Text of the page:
Cambodian dancers held a sacred role in the ancient empire of Angkor. Because they had become dancers of the royal court, they were targeted by Khmer Rouge guerrillas. Of the 10 percent of dancers who survived, many have made it their mission to teach this part of their heritage to the younger generation, both at the Royal University of Fine Arts in Phnom Penh, the country's capital, and at Cambodian communities in the United States and around the world.
Ms. Gardner's film, which includes archival footage of the Pol Pot years, follows the revival of this art form in Lowell, Mass., San Jose, Calif., and Phnom Penh.

The film shows a Cambodian family in Lowell, Mass., watching an episode of "The Flinstones" on TV. Are they forgetting their own heritage? English is spoken as the children's first language.
To counterbalance this Americanization of their culture, many of the 200,000 Cambodians settled in the United States are choosing to teach their children Cambodian cultural dance.
The dance was not simply entertainment, but a sacred rite. If the deities were pleased, it was believed, they would answer positively. "The dancers were supposed to be messengers from the gods," said Ms. Gardner.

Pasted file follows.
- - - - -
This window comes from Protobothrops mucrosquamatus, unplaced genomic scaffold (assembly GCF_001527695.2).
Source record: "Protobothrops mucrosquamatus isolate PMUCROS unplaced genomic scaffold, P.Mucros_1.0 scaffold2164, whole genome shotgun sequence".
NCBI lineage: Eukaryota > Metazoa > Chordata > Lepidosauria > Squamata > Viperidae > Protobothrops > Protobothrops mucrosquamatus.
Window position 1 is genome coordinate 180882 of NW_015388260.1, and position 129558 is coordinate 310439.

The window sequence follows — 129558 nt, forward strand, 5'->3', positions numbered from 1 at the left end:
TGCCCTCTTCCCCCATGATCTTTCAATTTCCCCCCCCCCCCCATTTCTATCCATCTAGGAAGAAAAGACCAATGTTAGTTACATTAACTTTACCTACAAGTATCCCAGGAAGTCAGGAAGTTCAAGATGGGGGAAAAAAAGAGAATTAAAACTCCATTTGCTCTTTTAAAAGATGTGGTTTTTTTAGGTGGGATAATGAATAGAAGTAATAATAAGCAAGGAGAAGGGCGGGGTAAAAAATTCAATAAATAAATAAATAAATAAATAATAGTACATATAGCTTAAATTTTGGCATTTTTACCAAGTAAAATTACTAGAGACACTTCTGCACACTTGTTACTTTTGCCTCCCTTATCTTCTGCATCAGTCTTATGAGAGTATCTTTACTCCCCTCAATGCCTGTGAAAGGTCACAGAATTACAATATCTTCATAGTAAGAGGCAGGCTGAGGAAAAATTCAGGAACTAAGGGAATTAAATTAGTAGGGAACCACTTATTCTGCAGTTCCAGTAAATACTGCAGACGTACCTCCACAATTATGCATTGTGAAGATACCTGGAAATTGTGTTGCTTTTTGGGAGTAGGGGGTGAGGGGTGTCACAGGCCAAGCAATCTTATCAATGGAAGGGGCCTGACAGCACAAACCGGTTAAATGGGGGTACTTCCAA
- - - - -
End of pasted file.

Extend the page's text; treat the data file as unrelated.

The movements themselves are sacred. The very posture of the torso, the carriage of the head and the serene expression on the face of the dancer, the graceful hand movements, give the total impression that the dancer is connecting with the gods.

The roles include a prince or male deity; a princess; a giant who represents evil; and the monkey, who represents good. All the roles were performed by women until the 1940s, when the role of the monkey dancer was taken over by male dancers and became more acrobatic.
The monkey is athletic and fun to dance, according to the dancers interviewed for the film. "The monkey is funny, noble and heroic, a comic reflection of ourselves," says narrator and executive producer Marlene Sanders. The monkey walks in a comical squat, which Mr. Phim teaches to some of his young protégés.